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Cell Phone Policy Questioned

We have been hearing reports in the news about the NSA snooping through Google and Yahoo data centers and surveilling phones of foreign world leaders. Many Americans feel these actions cross a line because they fear what this means for the privacy of their own information. Several Columbus Academy students felt likewise after the distribution of the cell phone policy forms in advisory last week. I, personally, am very protective of my phone and was a little nervous when first glancing at the form. I’ve heard similar sentiments from many other students who were also worried about the privacy of the personal information they keep on their phones. I spoke with Mrs. Dillon to find out more.

The Student Cell Phone Policy and Registration form is meant to serve two purposes. The first is a request for phone numbers. As stated by the form, “having these phone numbers on file will help us to contact students in case of emergency.” For example, in the event of a fire, if a student is off campus, the school will have the ability to contact the student directly and ensure everyone is accounted for.

With the cell phone policy having been in place for over a year, Mrs. Dillon said,  “The best way for me to get a hold of a student is the same way for students to get ahold of students, which is to text them: ‘Where are you?’” Student phone numbers will be kept securely in Mrs. Dillon’s office and will not be distributed to anyone.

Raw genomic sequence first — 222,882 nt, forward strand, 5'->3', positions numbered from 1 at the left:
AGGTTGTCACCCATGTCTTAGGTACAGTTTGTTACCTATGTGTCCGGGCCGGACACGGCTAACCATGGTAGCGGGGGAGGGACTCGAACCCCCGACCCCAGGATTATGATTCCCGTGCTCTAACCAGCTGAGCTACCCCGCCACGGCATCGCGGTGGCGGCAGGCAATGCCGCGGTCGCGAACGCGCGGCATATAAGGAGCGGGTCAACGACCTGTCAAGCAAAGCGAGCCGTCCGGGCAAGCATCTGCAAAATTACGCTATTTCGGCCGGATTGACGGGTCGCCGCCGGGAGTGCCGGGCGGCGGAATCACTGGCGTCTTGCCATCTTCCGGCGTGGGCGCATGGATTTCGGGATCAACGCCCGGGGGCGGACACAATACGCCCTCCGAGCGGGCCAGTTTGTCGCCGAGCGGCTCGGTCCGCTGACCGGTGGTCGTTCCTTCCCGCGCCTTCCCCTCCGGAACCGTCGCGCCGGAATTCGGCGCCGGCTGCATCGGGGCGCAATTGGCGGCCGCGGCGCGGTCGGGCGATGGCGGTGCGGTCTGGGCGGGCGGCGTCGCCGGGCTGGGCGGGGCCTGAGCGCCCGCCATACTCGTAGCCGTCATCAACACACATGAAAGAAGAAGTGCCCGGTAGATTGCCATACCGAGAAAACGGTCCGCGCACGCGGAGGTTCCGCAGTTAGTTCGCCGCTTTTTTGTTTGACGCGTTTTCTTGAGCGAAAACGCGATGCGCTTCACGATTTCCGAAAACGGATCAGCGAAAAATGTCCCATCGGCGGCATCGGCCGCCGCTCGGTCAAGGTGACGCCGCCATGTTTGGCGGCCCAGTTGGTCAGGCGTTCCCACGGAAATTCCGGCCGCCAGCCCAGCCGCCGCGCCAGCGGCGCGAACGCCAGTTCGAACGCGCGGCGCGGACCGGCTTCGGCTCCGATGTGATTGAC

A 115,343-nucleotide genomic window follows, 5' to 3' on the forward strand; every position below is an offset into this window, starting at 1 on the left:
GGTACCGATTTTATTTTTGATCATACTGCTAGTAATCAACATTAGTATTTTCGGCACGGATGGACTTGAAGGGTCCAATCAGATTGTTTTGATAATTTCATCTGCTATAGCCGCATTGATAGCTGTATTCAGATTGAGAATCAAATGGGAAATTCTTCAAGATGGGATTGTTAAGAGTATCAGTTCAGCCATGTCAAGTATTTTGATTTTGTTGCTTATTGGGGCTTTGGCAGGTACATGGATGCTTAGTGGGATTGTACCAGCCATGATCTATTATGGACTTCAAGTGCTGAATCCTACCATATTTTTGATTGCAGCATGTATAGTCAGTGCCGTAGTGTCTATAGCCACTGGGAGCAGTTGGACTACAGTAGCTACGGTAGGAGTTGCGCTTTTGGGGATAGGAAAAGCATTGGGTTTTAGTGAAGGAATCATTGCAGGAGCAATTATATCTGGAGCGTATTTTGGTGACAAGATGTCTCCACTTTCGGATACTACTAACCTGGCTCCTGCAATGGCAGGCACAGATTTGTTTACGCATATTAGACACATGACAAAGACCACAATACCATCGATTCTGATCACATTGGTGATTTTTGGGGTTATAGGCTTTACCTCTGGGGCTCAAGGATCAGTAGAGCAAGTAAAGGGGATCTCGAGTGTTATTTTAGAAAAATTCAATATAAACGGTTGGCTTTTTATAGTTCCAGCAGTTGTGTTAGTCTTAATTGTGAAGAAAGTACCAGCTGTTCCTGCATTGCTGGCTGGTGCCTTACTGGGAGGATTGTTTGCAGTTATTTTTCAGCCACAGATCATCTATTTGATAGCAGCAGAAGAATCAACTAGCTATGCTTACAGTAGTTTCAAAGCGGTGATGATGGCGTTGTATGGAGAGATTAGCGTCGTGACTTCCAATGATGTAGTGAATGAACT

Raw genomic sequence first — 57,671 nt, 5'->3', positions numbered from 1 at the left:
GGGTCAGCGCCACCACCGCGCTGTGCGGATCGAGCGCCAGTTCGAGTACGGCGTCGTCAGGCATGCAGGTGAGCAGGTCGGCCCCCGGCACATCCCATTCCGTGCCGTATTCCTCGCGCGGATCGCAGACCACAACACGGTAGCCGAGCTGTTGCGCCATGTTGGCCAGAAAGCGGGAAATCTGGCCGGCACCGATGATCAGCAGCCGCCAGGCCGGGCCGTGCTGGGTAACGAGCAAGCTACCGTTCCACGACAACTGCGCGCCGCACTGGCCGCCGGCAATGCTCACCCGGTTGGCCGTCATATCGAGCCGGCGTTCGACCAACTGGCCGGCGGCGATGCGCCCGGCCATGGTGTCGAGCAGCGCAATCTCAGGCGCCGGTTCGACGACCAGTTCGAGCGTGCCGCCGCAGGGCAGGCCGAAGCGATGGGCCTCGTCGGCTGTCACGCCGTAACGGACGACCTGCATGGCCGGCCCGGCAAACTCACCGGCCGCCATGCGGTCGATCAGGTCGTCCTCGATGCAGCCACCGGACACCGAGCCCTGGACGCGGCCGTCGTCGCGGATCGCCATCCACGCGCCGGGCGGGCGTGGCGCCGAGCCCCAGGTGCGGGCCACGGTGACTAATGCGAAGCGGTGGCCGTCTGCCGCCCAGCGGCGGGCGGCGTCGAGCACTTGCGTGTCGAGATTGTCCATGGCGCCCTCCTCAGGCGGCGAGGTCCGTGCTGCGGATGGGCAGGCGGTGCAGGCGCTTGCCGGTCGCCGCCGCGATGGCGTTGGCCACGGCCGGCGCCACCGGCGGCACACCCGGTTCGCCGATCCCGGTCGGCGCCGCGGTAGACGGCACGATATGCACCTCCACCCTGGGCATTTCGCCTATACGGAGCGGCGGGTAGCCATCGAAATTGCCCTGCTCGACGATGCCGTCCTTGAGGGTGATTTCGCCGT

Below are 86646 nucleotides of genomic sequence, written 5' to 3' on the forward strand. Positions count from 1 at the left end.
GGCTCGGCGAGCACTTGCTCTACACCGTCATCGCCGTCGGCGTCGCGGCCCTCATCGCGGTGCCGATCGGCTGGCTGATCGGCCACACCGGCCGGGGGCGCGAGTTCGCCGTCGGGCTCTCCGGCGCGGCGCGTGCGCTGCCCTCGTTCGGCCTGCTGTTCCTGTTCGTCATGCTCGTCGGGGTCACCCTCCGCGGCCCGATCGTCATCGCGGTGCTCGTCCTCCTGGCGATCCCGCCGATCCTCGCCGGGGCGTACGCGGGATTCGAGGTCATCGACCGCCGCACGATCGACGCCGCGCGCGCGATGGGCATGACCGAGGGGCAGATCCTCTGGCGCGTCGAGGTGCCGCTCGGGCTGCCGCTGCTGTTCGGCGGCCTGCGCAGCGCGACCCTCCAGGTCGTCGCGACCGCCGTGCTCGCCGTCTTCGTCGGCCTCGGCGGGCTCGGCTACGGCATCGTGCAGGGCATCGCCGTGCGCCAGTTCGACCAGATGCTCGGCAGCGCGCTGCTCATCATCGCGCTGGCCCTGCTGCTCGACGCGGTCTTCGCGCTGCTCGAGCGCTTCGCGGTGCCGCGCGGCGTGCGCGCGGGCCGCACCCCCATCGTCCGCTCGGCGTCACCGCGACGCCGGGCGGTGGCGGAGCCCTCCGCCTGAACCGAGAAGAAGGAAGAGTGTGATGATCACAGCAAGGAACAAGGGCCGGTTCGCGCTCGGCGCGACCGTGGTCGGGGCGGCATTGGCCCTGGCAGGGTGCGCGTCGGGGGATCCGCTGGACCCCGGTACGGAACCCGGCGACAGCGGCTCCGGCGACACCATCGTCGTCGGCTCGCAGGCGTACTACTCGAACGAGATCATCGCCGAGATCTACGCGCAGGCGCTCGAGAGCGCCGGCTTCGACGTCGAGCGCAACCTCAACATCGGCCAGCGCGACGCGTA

The second purpose of the form was to serve as a reminder of the cell phone use policy. It seems that many students are unaware that in their enrollment contracts, they have already agreed “to abide by the rules and regulations of The Columbus Academy.” The main points of the policy are the following:

1) Students are permitted to use their cell phones in public areas for computer functions only.

2) A teacher may confiscate a phone, and it may be subject to search “in cases of suspected academic dishonest, a possible violation of Campus Network Acceptable Use Policy, or general inappropriate behavior with  regard to cell phone use.”

There was unease among students about the use of the term “general inappropriate behavior” in the document because it leaves a lot of room for a phone to be searched without a specific reason. This portion of the policy follows directly from the Campus Network Acceptable Use Policy. Administration and the faculty trust that students are going to adhere to the cell phone use policy when using their phone. If a faculty member feels that a student is breaking that trust, however, he or she is responsible for appropriating the phone and taking it to the Dean’s office.

With cells phones only having been allowed for about half of my high school experience, I think that we are privileged to be able to use them as freely as we do. To me, using cell phones as a method of emergency communications shows that we are keeping up with technology at our school, not that our privacy is being invaded. If you think about it, why would any member of the faculty want to search your phone? They aren’t interested in your private information. I don’t think that Mrs. Dillon cares how well my clan is doing in Clash of Clans. The school is simply doing what it can to provide the best security for students.

Written by Nikhil Patel’14


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